The letter from the National Committee on Uniform Traffic Control Devices (NCUTCD) discusses a meeting it held in January 2001 with representatives of various organizations that represent individuals with visual disabilities. During the meeting the attendees drafted text they believe would be more acceptable to pedestrians with visual disabilities and the organizations that represent them. However, the NCUTCD recommended one sentence of the draft text be deleted because it believed it may encourage a “do nothing” response by a traffic agency as opposed to conducting an engineering study of the request to install a traffic control device at a location.
The FHWA agrees with this position as Federal, State, and local agencies are required to comply with the Americans with Disabilities Act of 1990 (ADA) (42 U.S.C. 1201 et seq.). Title II of the ADA of 1990 requires that public entites not discriminate against people with disabilities. Subject to the provisions of Title II, no qualified individual with a disability shall, by reason of such disability, be excluded from participation in or be denied the benefits of the services, programs, or activities of a public entity, or be subjected to discrimination by any such entity. The FHWA believes that a traffic agency should review a request for pedestrian signals accessible to visually impaired persons in the same manner as it does all other requests to install a traffic control device. Also, the FHWA has the added requirement under the Rehabilitation Act of 1973 (29 U.S.C. 701 et seq.) and the ADA of 1990 of overseeing that recipients of Federal-aid funding comply with the laws and do not discriminate against people with disabilities.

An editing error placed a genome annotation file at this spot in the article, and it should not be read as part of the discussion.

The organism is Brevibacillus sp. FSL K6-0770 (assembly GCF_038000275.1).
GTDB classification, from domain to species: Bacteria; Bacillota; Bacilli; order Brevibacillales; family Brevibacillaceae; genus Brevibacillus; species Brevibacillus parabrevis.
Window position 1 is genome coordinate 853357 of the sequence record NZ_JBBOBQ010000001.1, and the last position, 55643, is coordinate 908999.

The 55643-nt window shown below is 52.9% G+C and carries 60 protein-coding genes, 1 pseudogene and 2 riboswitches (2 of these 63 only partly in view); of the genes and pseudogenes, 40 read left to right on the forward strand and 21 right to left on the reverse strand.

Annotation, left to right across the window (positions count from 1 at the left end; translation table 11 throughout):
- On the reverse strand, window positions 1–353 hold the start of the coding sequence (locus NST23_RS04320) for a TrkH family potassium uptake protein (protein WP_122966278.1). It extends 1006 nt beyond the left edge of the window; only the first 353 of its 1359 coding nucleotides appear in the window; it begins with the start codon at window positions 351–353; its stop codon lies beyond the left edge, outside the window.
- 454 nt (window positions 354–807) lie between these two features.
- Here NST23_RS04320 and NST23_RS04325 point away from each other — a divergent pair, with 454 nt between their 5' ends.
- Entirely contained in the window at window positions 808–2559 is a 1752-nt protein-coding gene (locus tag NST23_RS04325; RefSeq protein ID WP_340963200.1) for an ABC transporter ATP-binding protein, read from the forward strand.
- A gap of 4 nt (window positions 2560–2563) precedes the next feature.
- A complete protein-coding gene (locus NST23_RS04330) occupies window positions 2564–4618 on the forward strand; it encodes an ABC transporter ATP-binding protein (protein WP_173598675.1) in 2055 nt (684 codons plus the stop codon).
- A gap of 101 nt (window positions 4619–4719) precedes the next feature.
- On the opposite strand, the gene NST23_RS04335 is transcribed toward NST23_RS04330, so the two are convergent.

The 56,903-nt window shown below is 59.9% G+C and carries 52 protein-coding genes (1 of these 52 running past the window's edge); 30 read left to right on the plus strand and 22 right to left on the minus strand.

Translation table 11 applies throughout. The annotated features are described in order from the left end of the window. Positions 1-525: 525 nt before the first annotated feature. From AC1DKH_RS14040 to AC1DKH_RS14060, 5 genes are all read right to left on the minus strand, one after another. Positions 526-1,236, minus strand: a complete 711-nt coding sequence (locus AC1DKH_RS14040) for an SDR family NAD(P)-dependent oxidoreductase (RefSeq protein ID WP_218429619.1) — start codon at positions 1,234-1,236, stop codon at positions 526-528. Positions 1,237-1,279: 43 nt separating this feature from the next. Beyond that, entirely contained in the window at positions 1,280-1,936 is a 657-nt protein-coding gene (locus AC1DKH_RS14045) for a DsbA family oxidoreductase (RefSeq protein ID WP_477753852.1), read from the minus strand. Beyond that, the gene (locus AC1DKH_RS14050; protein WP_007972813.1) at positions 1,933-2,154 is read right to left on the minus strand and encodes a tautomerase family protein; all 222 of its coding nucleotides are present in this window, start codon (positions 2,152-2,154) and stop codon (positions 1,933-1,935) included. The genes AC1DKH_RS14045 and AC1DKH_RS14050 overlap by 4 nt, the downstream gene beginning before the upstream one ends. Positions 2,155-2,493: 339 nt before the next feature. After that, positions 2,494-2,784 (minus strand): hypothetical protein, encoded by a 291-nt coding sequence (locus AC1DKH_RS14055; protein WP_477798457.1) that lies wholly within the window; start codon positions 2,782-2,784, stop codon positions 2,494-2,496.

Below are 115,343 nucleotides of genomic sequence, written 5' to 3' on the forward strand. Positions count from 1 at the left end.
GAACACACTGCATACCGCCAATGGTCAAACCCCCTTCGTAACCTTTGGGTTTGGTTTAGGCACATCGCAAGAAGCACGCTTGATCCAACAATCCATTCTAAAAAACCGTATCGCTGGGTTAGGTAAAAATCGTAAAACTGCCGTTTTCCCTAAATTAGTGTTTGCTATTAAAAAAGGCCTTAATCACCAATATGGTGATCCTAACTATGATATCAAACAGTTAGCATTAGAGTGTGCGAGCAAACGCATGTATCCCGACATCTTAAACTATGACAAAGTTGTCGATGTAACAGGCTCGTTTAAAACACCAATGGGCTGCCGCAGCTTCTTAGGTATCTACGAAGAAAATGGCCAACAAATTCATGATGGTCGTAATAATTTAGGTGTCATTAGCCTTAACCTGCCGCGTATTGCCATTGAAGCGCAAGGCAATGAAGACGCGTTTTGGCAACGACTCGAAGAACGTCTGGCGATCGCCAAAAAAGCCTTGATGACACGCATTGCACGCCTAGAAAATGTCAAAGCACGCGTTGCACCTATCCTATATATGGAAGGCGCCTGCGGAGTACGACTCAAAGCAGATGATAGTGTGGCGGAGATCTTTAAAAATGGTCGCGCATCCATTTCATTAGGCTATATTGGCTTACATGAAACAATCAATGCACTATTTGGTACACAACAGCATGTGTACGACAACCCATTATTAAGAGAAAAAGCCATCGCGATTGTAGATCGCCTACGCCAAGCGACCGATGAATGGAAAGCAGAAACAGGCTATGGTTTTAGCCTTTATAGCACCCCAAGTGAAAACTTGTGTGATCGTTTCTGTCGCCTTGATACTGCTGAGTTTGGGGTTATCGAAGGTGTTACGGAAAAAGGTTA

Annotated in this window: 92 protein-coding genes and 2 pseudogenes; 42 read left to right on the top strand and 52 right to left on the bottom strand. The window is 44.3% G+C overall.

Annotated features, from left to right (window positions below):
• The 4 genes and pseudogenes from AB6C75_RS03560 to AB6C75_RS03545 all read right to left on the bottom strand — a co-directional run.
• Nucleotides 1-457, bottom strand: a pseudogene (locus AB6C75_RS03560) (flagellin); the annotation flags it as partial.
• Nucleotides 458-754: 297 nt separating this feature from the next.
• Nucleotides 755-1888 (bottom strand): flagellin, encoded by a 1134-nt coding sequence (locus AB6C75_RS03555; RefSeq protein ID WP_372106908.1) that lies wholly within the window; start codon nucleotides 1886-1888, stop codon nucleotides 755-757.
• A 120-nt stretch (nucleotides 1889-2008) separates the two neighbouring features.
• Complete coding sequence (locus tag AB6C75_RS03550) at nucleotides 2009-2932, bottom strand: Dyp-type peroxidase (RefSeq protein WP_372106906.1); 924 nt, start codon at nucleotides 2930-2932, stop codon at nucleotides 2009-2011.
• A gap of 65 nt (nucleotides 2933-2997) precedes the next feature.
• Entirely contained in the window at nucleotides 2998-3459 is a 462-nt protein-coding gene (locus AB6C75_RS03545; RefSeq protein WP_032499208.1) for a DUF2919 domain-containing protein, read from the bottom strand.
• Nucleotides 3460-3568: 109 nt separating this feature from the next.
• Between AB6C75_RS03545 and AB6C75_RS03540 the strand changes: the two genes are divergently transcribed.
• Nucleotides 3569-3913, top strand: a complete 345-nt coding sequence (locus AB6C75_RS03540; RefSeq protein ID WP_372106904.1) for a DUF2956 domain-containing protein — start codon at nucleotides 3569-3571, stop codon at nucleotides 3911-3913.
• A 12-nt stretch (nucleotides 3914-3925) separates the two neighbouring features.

The FHWA invites comments on the proposed new text for the last paragraph of the MUTCD Section 1A.11 and the first six paragraphs of the MUTCD Section 4E.06. The proposed changes are included in the following discussion:
Discussion of Proposed Amendments to Part 1—General Back to Top
1. In Section 1A.11 Relation to Other Documents, the FHWA is proposing to add a new document in subparagraph U to paragraph 3 to read, “ ‘Accessible Pedestrian Signals,’ A-37, U.S. Architectural and Transportation Barriers Compliance Board (The U.S. Access Board).” This new document would be a useful source of information for traffic engineers to use because it provides various techniques for making pedestrian signal information available to pedestrians with visual disabilities. The address for the U.S. Architectural and Transportation Barriers Compliance Board (The U.S. Access Board) would be added to page i of the MUTCD.
Discussion of Proposed Amendments to Part 4—Signals Back to Top
1. In Section 4E.06, the FHWA proposes to revise paragraph 1 to read, “The primary technique that pedestrians who have visual disabilities use to cross streets at signalized intersections is to initiate their crossing when they hear the traffic in front of them stop and the traffic alongside them begin to move, corresponding to the onset of the green interval. This technique is effective at many signalized intersections. The existing environment is often sufficient to provide the information that pedestrians who have visual disabilities need to operate safely at a signalized intersection. Therefore, many signalized intersections will not require any accessible pedestrian signals.” The FHWA is proposing to replace the phrase “the vast majority of” with “many” because “many signalized intersections” better represents the degree of effectiveness of the technique used by pedestrians who have visual disabilities to cross the street.
2. In Section 4E.06, the FHWA proposes to revise paragraph 2 to read, “If a particular signalized intersection presents difficulties for pedestrians who have visual disabilities to cross safely and effectively, an engineering study should be conducted that considers the safety and effectiveness for pedestrians in general, as well as the information needs of pedestrians with visual disabilities.” The FHWA is proposing to delete text from this paragraph that suggested safety and effectiveness concerns for all pedestrians be examined first before considering any access issues for pedestrians with visual disabilities. The FHWA is proposing to use the term “engineering study” rather than “examination” or “review” to explain the general practice used for determining needed intersection improvements for road users, including all pedestrians. Engineering studies can examine numerous tools to assist pedestrians, including accessible pedestrian signals.